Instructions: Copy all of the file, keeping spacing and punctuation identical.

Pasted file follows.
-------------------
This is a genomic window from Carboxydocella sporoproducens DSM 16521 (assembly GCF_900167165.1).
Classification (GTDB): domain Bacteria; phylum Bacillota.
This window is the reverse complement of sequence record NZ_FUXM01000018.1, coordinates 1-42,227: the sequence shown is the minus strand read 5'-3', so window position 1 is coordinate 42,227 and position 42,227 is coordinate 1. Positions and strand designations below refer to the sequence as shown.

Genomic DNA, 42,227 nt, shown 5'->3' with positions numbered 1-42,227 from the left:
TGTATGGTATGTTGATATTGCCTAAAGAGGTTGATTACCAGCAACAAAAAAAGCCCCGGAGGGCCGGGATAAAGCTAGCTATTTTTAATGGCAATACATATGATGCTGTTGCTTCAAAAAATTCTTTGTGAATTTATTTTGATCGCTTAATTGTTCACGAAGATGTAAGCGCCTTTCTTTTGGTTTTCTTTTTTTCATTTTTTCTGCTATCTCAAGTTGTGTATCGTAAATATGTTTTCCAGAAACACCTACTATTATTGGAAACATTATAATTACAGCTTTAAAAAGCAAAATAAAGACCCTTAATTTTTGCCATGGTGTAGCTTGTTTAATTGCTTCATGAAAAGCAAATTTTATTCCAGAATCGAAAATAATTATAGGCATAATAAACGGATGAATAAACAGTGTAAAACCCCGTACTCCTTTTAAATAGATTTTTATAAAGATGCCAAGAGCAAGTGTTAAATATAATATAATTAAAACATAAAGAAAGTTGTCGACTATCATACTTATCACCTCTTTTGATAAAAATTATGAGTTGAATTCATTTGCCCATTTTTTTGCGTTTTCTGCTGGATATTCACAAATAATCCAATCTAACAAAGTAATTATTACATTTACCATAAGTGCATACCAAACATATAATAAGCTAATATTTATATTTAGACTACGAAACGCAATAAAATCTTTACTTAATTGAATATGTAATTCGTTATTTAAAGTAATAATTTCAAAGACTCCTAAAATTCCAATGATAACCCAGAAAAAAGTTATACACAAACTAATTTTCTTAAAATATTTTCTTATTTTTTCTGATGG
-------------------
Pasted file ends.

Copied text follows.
This is a genomic window from Carboxydocella sporoproducens DSM 16521 (assembly GCF_900167165.1).
Classification (GTDB): domain Bacteria; phylum Bacillota.
This window is the reverse complement of sequence record NZ_FUXM01000018.1, coordinates 1-42,227: the sequence shown is the minus strand read 5'-3', so window position 1 is coordinate 42,227 and position 42,227 is coordinate 1. Positions and strand designations below refer to the sequence as shown.

Genomic DNA, 42,227 nt, shown 5'->3' with positions numbered 1-42,227 from the left:
TGTATGGTATGTTGATATTGCCTAAAGAGGTTGATTACCAGCAACAAAAAAAGCCCCGGAGGGCCGGGATAAAGCTAGCTATTTTTAATGGCAATACATATGATGCTGTTGCTTCAAAAAATTCTTTGTGAATTTATTTTGATCGCTTAATTGTTCACGAAGATGTAAGCGCCTTTCTTTTGGTTTTCTTTTTTTCATTTTTTCTGCTATCTCAAGTTGTGTATCGTAAATATGTTTTCCAGAAACACCTACTATTATTGGAAACATTATAATTACAGCTTTAAAAAGCAAAATAAAGACCCTTAATTTTTGCCATGGTGTAGCTTGTTTAATTGCTTCATGAAAAGCAAATTTTATTCCAGAATCGAAAATAATTATAGGCATAATAAACGGATGAATAAACAGTGTAAAACCCCGTACTCCTTTTAAATAGATTTTTATAAAGATGCCAAGAGCAAGTGTTAAATATAATATAATTAAAACATAAAGAAAGTTGTCGACTATCATACTTATCACCTCTTTTGATAAAAATTATGAGTTGAATTCATTTGCCCATTTTTTTGCGTTTTCTGCTGGATATTCACAAATAATCCAATCTAACAAAGTAATTATTACATTTACCATAAGTGCATACCAAACATATAATAAGCTAATATTTATATTTAGACTACGAAACGCAATAAAATCTTTACTTAATTGAATATGTAATTCGTTATTTAAAGTAATAATTTCAAAGACTCCTAAAATTCCAATGATAACCCAGAAAAAAGTTATACACAAACTAATTTTCTTAAAATATTTTCTTATTTTTTCTGATGG